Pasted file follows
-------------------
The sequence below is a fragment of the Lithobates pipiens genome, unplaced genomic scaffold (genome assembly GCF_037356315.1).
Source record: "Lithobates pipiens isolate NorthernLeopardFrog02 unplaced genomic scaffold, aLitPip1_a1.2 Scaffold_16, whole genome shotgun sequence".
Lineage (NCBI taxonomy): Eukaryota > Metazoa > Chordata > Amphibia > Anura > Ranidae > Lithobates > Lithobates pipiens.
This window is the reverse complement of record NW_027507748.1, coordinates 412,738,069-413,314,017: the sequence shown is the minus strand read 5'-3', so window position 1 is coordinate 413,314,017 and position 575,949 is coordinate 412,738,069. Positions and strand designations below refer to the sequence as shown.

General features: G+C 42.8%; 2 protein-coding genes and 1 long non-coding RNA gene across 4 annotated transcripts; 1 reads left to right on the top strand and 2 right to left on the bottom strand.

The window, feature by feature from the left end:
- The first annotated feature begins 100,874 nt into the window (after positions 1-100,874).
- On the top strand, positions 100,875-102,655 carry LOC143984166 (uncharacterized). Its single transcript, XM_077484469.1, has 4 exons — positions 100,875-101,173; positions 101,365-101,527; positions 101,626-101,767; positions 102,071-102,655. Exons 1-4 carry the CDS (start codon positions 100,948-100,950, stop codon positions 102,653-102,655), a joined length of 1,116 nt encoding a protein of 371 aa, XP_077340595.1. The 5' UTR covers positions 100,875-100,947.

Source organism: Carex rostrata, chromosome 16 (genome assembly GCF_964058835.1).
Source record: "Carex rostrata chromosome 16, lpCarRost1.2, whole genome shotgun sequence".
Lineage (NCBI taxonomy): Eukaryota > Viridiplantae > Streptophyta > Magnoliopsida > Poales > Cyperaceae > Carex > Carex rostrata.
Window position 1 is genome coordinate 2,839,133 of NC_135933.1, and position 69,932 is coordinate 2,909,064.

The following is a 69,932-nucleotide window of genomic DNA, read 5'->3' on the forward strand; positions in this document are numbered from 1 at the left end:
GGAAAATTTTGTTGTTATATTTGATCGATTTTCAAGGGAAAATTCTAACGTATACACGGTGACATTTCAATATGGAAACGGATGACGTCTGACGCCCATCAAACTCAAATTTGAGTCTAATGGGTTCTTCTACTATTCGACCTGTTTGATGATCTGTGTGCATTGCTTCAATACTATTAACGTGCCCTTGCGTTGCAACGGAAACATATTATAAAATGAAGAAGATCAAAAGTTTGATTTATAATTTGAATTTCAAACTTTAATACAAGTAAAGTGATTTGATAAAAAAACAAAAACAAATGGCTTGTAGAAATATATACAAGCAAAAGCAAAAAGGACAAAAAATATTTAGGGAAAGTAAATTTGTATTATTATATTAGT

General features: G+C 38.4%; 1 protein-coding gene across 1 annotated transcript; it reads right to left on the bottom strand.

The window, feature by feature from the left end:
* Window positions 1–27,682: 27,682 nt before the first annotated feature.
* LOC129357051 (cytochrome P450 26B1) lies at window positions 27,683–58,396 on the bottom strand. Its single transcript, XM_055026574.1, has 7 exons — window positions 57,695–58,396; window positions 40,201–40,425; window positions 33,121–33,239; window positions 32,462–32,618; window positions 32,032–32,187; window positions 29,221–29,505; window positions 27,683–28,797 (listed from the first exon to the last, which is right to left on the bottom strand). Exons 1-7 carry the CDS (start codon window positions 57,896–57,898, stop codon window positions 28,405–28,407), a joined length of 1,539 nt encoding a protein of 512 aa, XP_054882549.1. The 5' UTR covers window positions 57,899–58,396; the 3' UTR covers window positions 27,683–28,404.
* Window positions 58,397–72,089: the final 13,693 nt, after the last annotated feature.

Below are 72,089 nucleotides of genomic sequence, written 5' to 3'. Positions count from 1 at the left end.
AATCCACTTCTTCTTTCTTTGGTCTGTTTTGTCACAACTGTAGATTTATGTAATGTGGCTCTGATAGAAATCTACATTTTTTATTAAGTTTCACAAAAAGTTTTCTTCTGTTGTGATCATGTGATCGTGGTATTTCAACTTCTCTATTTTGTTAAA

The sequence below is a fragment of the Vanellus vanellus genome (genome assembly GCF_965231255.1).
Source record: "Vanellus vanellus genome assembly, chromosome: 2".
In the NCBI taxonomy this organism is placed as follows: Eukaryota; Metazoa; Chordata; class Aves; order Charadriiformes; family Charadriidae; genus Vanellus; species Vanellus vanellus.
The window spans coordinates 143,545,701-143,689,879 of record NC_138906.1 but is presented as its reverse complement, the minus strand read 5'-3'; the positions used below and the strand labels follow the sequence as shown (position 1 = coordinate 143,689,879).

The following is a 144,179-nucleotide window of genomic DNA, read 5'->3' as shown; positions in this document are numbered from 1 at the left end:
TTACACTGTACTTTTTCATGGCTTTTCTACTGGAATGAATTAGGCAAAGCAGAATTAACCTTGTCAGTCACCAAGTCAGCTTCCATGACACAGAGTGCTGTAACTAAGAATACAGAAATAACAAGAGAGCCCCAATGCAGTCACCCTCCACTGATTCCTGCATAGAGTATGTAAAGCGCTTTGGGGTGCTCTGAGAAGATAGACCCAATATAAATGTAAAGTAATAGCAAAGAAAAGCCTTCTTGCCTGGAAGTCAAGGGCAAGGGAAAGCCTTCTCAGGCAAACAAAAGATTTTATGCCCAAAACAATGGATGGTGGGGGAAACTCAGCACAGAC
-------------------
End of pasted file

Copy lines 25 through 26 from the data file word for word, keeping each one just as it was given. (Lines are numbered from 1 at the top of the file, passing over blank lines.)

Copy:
The window spans coordinates 143,545,701-143,689,879 of record NC_138906.1 but is presented as its reverse complement, the minus strand read 5'-3'; the positions used below and the strand labels follow the sequence as shown (position 1 = coordinate 143,689,879).

The following is a 144,179-nucleotide window of genomic DNA, read 5'->3' as shown; positions in this document are numbered from 1 at the left end: